D-Bus is a simple IPC mechanism for applications to communicate. Typically, there are different buses available:
- "system bus" - a D-Bus service running privileged
- "session bus" - a D-Bus service running as the login user (each user has his/her own session bus)
- Optional other buses, such as the accessibility bus (a D-Bus service which runs as the login user)
Although there are access rights associated with communicating with the system bus, the session bus enforces no control between applications. Any application can use the session bus to communicate with another.
Typically, applications communicate with the system bus through a well-known socket in the /var/run/dbus directory. For the session bus, applications use the DBUS_SESSION_BUS_ADDRESS environment variable to determine the name of an abstract unix socket.
Any application gaining access to the abstract unix socket can send D-Bus messages to other applications, and trivially impersonate other applications. This may lead to escaping the application confinement restrictions or obtaining sensitive information.
GConf is a system for storing application configuration settings. Typically, a daemon is run under the user's context and stores settings in the ~/.gconf directory. Applications use a GConf library that communicates with the daemon using CORBA in older versions, and D-Bus in newer versions.
Any application that can communicate with the gconf daemon, or can access the database directly in the ~/.gconf directory is able to modify settings for other applications. This may include adding arbitrary plugins that are executed on application load, or modifying command lines. This can lead to escaping the application confinement restrictions. Even simply obtaining read access to other application's settings may expose sensitive information, and may result in privacy issues.
As of Gnome 3, use of GConf is deprecated and has been replaced by GSettings. Although applications should now all be using GSettings, a number of existing applications have not migrated yet.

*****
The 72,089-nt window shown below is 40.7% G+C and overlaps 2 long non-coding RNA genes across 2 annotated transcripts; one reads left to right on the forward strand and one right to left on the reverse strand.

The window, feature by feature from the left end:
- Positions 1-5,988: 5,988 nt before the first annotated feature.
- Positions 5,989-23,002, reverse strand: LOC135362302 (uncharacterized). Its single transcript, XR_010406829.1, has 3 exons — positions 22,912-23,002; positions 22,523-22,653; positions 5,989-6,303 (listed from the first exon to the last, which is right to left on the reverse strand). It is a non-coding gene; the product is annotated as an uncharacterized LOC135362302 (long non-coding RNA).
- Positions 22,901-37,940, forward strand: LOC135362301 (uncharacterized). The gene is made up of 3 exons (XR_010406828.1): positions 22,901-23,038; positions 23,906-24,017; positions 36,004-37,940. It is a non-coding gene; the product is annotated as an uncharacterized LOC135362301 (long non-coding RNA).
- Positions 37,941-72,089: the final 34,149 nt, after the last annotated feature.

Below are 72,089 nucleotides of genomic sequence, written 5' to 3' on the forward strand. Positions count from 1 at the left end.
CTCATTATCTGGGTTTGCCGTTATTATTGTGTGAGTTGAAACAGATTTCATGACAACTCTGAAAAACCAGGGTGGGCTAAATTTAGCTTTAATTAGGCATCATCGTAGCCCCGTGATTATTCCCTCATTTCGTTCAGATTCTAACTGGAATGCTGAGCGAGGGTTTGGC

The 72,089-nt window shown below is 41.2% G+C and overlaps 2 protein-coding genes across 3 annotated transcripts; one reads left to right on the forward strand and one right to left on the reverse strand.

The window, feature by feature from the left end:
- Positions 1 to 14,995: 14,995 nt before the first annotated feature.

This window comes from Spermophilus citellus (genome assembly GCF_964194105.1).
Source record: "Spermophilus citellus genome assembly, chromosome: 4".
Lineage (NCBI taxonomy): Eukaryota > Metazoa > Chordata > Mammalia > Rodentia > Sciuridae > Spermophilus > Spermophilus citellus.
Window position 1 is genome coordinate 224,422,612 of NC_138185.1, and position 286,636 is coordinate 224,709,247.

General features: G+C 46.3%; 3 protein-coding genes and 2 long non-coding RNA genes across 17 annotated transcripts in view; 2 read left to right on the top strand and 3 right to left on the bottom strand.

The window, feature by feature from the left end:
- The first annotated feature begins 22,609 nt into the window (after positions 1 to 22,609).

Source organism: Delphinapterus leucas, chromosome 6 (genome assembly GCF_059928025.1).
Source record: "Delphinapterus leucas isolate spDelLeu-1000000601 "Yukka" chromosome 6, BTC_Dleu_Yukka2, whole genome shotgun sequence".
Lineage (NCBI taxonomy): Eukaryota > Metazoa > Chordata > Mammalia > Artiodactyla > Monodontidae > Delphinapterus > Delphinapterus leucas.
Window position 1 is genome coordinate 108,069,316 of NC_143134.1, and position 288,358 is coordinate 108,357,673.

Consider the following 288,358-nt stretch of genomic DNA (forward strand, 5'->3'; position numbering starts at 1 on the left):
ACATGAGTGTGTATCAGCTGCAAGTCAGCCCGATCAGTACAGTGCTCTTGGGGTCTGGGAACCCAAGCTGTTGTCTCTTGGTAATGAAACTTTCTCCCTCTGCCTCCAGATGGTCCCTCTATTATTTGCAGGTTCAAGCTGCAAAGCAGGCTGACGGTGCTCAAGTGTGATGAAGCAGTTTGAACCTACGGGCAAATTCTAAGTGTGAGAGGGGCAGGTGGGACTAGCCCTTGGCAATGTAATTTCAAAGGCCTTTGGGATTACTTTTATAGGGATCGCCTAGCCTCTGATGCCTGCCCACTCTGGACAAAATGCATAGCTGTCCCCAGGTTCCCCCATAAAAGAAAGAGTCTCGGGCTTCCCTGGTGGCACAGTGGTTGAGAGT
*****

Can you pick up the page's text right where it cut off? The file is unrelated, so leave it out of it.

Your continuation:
GSettings is a system for storing application configuration settings. It has replaced GConf as of Gnome 3. GSettings uses a backend plugin to actually store the configuration settings. In Ubuntu, this is typically dconf, but an application may specify which backend to use via the API, or with the GSETTINGS_BACKEND environment variable.
dconf has two parts: a plugin for GIO which implements reading settings by directly accessing the database files, and a dconf daemon which is communicated with over D-Bus for writing settings.
The default dconf database files can be overridden with a profile file in a system location, or specified with an environment variable.
Any application that can access the database files can read and modify settings for other applications. Any application that can communicate with the dconf daemon may modify settings for other applications. This may include adding arbitrary plugins that are executed on application load, or modifying command lines, and results in being able to escape application confinement restrictions. Even simply obtaining read access to other application's settings may expose sensitive information, and may result in privacy issues.
While Ubuntu will use Mir for the converged experience (phone, tablet, desktop and TV), it is worth noting that the traditional X server has a number of characteristics that make it difficult to confine:
Keyboard and mouse sniffing